My grandmother has lived such a full and story-filled life. My three children are beyond blessed to have her in their lives. She was in Alaska in 1963 during the huge earth quake. She lived in Indonesia during the USA’s bicentennial. She was married twice – both to officers in the USA Army.
Learning is not completely academic. It is holistic, and when my children visit her house they are hearing her stories, looking at her collectibles from around the world, and gaining a broader view of their world.
On Grandparent’s Day this past Sunday, my 5-year-old daughter and 3-year-old son spent the afternoon with her. I sat back and listened as my grandma’s eyes lit up, reminiscing her past.
David’s favorite story was the Alaska earthquake. Great-grandma pulled out an original magazine, published soon after the quake and filled with photos.
“I was in church when it happend and I thought it was the end of the world,” she shared. “The scary thing was that it happened on Good Friday. The priest was holding the Bible and just finished telling the story of how Jesus died when the ground started to move! We heard a huge roar as the beams to the church bent and swayed!”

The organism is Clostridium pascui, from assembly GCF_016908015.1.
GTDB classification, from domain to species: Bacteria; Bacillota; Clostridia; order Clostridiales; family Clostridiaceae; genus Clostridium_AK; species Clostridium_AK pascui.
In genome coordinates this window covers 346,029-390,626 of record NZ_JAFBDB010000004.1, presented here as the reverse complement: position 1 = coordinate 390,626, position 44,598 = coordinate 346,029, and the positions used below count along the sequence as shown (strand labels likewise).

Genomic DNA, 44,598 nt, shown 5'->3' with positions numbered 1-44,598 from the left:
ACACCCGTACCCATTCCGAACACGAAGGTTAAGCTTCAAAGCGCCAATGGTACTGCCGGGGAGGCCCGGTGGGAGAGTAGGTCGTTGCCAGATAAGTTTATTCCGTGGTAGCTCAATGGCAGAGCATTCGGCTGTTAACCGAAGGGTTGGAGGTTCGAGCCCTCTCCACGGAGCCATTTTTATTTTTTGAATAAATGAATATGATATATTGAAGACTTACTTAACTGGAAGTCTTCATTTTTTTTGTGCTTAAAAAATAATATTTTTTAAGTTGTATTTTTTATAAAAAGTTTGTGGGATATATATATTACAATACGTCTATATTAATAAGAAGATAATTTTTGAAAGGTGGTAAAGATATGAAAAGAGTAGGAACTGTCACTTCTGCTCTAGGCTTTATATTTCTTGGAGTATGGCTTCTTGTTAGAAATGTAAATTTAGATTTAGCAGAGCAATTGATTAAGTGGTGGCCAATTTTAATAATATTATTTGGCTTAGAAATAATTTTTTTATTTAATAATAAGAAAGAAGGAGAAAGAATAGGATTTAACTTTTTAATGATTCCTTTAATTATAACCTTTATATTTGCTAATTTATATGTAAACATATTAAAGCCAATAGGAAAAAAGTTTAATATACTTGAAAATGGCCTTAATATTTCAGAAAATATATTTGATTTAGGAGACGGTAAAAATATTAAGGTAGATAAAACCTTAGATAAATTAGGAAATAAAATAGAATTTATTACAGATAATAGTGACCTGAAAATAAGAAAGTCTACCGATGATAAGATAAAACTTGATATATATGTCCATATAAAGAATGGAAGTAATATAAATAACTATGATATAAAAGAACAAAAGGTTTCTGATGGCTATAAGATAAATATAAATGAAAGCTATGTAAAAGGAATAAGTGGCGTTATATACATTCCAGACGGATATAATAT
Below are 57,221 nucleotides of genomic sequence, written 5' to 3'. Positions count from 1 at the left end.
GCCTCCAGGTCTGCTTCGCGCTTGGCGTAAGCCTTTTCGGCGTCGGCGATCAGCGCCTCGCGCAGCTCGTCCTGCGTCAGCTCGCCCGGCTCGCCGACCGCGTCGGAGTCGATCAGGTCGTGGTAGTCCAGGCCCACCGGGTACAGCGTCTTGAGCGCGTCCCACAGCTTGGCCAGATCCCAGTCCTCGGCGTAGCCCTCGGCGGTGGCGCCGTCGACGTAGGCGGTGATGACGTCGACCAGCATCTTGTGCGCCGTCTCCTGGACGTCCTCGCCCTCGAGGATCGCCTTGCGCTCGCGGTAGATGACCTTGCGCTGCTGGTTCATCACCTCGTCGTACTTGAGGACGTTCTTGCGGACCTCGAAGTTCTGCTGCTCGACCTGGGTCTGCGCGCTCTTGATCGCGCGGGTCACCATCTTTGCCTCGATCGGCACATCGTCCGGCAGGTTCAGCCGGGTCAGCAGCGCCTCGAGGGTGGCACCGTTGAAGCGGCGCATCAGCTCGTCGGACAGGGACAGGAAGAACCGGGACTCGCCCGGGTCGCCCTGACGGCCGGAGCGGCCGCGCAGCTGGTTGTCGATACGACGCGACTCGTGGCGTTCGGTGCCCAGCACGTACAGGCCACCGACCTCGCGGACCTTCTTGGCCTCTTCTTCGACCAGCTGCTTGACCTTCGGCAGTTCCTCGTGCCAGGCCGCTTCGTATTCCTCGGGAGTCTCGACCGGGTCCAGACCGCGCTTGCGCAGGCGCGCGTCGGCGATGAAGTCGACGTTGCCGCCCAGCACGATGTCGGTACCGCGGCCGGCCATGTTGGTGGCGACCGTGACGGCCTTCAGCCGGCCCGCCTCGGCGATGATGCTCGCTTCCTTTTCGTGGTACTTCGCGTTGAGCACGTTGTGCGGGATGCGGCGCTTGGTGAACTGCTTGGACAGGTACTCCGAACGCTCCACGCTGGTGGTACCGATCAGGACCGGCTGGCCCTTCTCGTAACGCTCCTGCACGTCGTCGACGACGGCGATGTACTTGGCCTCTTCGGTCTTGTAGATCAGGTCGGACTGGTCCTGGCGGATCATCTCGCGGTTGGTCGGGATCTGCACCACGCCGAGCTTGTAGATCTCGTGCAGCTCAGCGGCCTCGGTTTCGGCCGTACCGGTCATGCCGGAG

My children were born and raised in Kansas. They have never heard of an earthquake yet. Until now. They turned the pages of the magazine, asking questions.
“What happened to that house?”
“Was someone in that car when the building fell down?”
Great-grandma laughed when she told us about how she immediately flew home to Kansas to be with her parents after the quake.
“But as my dad was driving me home from the airport he kept looking at the sky,” she said. “Turns out we were in a tornado watch!” Her eyes rolled and she slapped her legs as she remembered the irony of her homecoming.
My children are blessed to be able to learn social science and cultural studies from their great-grandma. I hope one day I can help her write down her stories so they can be passed down to my children’s children too!
What do your children learn from their grandparents?